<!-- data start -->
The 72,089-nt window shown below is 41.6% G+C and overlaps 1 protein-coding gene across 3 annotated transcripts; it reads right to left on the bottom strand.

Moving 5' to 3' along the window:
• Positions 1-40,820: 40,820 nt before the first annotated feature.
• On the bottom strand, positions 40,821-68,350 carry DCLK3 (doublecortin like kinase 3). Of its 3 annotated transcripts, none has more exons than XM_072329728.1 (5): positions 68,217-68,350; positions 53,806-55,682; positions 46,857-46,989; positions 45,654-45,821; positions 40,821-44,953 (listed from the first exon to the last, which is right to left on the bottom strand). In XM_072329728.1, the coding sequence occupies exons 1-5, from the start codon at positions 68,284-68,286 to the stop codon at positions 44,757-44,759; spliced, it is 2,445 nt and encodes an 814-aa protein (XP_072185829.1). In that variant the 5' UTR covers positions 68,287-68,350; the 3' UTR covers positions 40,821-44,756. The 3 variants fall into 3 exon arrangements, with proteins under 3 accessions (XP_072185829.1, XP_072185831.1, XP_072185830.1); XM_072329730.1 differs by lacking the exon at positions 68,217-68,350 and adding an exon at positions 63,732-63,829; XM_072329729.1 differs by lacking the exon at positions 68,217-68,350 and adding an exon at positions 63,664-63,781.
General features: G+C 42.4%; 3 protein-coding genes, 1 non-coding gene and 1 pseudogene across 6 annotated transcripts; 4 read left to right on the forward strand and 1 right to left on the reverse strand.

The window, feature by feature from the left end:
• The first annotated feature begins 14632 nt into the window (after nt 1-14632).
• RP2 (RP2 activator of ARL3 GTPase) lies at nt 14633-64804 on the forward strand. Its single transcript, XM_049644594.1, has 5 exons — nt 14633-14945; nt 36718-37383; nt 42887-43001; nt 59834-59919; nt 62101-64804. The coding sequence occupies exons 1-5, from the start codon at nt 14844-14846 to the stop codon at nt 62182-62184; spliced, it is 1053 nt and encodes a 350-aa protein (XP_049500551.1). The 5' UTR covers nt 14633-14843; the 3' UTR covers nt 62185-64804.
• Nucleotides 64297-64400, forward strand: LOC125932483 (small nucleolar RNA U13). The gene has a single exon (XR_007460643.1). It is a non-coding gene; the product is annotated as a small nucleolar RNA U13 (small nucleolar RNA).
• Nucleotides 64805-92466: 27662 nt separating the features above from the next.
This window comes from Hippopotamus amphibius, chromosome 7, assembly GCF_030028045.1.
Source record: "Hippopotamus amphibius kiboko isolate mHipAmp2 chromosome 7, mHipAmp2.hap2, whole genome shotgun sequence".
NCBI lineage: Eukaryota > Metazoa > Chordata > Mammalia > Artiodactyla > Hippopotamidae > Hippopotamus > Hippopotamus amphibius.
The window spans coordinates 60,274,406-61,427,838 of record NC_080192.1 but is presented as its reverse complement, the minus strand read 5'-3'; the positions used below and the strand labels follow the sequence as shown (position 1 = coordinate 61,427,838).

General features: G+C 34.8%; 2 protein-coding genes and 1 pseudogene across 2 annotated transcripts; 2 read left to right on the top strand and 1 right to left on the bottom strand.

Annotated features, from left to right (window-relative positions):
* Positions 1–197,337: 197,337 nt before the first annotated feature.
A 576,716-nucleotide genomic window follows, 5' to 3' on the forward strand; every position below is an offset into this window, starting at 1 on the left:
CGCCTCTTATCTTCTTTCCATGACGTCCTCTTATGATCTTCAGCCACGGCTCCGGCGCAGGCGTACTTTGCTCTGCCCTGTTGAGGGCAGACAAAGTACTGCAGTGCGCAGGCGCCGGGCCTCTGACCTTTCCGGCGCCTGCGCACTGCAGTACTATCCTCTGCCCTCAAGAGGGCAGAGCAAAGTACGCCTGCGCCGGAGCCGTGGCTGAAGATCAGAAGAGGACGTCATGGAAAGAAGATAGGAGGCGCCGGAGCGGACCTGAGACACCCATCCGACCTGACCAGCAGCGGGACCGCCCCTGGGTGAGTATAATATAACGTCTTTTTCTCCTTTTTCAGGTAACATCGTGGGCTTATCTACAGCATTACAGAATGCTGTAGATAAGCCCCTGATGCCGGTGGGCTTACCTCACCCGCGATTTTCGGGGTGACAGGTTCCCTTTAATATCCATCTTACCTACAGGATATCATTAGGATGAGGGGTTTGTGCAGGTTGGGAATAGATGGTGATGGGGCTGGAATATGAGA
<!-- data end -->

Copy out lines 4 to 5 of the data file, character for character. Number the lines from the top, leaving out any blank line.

• On the bottom strand, positions 40,821-68,350 carry DCLK3 (doublecortin like kinase 3). Of its 3 annotated transcripts, none has more exons than XM_072329728.1 (5): positions 68,217-68,350; positions 53,806-55,682; positions 46,857-46,989; positions 45,654-45,821; positions 40,821-44,953 (listed from the first exon to the last, which is right to left on the bottom strand). In XM_072329728.1, the coding sequence occupies exons 1-5, from the start codon at positions 68,284-68,286 to the stop codon at positions 44,757-44,759; spliced, it is 2,445 nt and encodes an 814-aa protein (XP_072185829.1). In that variant the 5' UTR covers positions 68,287-68,350; the 3' UTR covers positions 40,821-44,756. The 3 variants fall into 3 exon arrangements, with proteins under 3 accessions (XP_072185829.1, XP_072185831.1, XP_072185830.1); XM_072329730.1 differs by lacking the exon at positions 68,217-68,350 and adding an exon at positions 63,732-63,829; XM_072329729.1 differs by lacking the exon at positions 68,217-68,350 and adding an exon at positions 63,664-63,781.
General features: G+C 42.4%; 3 protein-coding genes, 1 non-coding gene and 1 pseudogene across 6 annotated transcripts; 4 read left to right on the forward strand and 1 right to left on the reverse strand.